At the county assembly, delegates will also vote for delegates to the four political district assemblies of which Archuleta County is part:
• 3rd Congressional has 29 counties and is currently represented by Scott Tipton.
• 6th State Senate has eight counties and is currently represented by Ellen Roberts.
• 59th State House has six counties and is currently represented by J. Paul Brown.
• 6th Judicial has three counties and is currently represented by Todd Risberg the DA.
These political district assemblies are normally held in Durango or neighboring counties or, in the case of the 3rd Congressional, at the site of the state convention. Delegates at these four political district assemblies vote for candidates to be put on the primary ballot for district representatives. Again, only those candidates that get 30 percent or more of the delegates’ vote go onto the primary ballot. This cycle, all but the 6th State Senate are up.
A unique process at the 3rd Congressional Assembly occurs when delegates to the national convention are chosen via a 10-second speech in front of the assembly delegates by those wishing to be a delegate to the National Convention.
At the county assembly, delegates also vote for delegates to the next venue, the state convention.
Delegates to the state convention vote in two categories: 1) Delegates choose delegates to the national convention via a usually comedic 20-second presentation to state convention delegates; 2) Delegates at the state convention also choose primary ballot candidates for state offices, e.g. governor, U.S. Senator, etc. None of which are up except for minor state offices. The 30-percent rule applies here also.
At the national convention, delegates choose the party’s presidential candidate. Usually it is obvious who that will be, but, there could be a floor fight. If this happens, remember your vote at the precinct caucus could affect this floor fight. Therefore, choose wisely at the precinct caucus.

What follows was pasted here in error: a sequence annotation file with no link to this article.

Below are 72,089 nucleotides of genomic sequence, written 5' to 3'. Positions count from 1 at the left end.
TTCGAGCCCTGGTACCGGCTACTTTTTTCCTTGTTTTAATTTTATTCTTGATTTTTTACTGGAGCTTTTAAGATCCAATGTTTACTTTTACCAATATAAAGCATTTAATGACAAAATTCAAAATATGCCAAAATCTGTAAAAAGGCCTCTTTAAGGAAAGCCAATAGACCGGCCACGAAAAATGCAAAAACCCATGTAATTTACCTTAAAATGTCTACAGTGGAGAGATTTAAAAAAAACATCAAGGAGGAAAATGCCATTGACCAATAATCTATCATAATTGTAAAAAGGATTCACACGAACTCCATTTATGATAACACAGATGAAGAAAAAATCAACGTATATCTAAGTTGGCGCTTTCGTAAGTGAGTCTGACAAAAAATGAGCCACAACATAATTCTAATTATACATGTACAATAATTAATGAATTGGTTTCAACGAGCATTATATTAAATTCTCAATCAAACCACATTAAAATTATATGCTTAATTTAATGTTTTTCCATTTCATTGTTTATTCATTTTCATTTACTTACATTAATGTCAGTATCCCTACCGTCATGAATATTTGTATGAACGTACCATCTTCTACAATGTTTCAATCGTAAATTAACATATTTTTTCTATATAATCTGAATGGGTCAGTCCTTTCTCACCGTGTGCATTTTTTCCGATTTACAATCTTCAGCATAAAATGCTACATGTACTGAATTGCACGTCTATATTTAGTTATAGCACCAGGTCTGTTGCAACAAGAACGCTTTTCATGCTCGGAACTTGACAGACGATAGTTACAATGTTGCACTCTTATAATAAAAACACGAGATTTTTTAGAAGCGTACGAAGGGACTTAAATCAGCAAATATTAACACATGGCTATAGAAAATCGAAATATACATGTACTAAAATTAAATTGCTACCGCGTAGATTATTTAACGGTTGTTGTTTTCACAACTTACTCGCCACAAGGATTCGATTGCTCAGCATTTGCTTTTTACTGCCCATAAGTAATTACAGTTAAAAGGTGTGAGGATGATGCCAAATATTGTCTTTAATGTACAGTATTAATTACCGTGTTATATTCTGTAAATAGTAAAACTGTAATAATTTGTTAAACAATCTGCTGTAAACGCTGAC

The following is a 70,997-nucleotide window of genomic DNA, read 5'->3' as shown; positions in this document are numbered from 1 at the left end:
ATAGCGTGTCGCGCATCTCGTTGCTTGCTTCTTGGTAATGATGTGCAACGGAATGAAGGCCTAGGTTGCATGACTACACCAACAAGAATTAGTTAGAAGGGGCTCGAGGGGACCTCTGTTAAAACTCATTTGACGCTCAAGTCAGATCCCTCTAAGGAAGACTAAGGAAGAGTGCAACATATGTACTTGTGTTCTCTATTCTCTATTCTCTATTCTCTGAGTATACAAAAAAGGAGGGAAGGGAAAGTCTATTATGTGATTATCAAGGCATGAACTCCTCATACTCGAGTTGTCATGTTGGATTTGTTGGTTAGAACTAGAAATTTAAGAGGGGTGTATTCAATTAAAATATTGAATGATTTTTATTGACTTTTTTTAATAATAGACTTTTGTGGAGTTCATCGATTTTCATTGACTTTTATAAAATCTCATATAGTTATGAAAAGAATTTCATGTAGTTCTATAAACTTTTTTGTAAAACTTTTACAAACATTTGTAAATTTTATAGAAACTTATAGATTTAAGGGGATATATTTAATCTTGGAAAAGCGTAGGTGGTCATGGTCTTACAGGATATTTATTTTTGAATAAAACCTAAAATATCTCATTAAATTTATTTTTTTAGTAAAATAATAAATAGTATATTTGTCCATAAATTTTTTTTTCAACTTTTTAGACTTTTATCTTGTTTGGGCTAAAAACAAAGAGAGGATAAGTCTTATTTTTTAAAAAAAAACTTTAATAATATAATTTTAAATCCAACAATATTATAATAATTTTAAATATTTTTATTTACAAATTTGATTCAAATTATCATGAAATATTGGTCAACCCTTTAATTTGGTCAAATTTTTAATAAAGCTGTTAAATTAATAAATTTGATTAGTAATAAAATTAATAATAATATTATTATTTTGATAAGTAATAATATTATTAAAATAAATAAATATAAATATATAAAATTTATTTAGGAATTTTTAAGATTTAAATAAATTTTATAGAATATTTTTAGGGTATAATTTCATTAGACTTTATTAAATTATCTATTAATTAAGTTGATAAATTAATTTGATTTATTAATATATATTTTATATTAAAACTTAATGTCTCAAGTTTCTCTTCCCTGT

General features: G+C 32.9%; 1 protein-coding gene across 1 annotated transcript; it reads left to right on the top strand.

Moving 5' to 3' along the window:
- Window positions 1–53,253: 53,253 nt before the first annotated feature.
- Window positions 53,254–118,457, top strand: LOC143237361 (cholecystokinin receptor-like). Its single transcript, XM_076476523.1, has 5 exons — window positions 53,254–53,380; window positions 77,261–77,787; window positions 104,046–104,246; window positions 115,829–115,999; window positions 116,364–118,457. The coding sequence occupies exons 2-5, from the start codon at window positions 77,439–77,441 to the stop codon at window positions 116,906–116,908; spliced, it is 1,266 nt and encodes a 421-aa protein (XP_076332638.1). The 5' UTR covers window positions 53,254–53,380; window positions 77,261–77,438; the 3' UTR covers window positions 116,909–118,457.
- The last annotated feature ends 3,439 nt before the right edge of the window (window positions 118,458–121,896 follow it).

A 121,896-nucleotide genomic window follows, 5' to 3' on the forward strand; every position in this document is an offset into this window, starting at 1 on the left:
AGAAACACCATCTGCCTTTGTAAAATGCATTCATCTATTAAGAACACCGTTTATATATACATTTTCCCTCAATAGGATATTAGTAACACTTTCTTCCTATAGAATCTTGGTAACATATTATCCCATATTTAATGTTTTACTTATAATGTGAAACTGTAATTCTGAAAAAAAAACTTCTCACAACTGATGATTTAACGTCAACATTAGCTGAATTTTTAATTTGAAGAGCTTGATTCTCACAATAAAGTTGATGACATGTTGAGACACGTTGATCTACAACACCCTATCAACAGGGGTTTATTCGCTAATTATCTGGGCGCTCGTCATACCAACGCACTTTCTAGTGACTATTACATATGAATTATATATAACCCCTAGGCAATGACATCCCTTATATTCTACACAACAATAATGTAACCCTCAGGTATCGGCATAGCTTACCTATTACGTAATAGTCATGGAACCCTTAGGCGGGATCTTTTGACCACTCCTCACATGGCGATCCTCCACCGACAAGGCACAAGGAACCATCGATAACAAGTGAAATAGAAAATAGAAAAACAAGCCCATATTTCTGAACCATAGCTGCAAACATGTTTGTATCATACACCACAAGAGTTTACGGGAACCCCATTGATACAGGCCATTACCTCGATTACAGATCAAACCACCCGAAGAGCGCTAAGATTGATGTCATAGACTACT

One thing I should mention is that following the delegates from one voting venue to another are the resolutions. These party principles and ideologies, initially generated at the precinct caucus, are refined at the county assembly, state convention and national convention and may become part of the party’s platform voted on at the national convention.
Presidential Straw Poll
The Presidential Preference Poll, the so-called straw poll, is a simple concept relatively new in Colorado. This poll will be taken at each precinct caucus via a secret vote. You will get a chance to vote for that person you would like to be your party’s choice for president. However, since it is a straw poll, the results are nonbinding on any delegate to all venues except the national convention where delegates, prior to attending the national convention, shall or shall not “declare” in writing for a particular presidential candidate. Such declaration is binding into the national convention. The straw vote results are also non-binding on the electorate. You can vote for anyone in the general election in November, but this straw poll will point the way to what Colorado wants.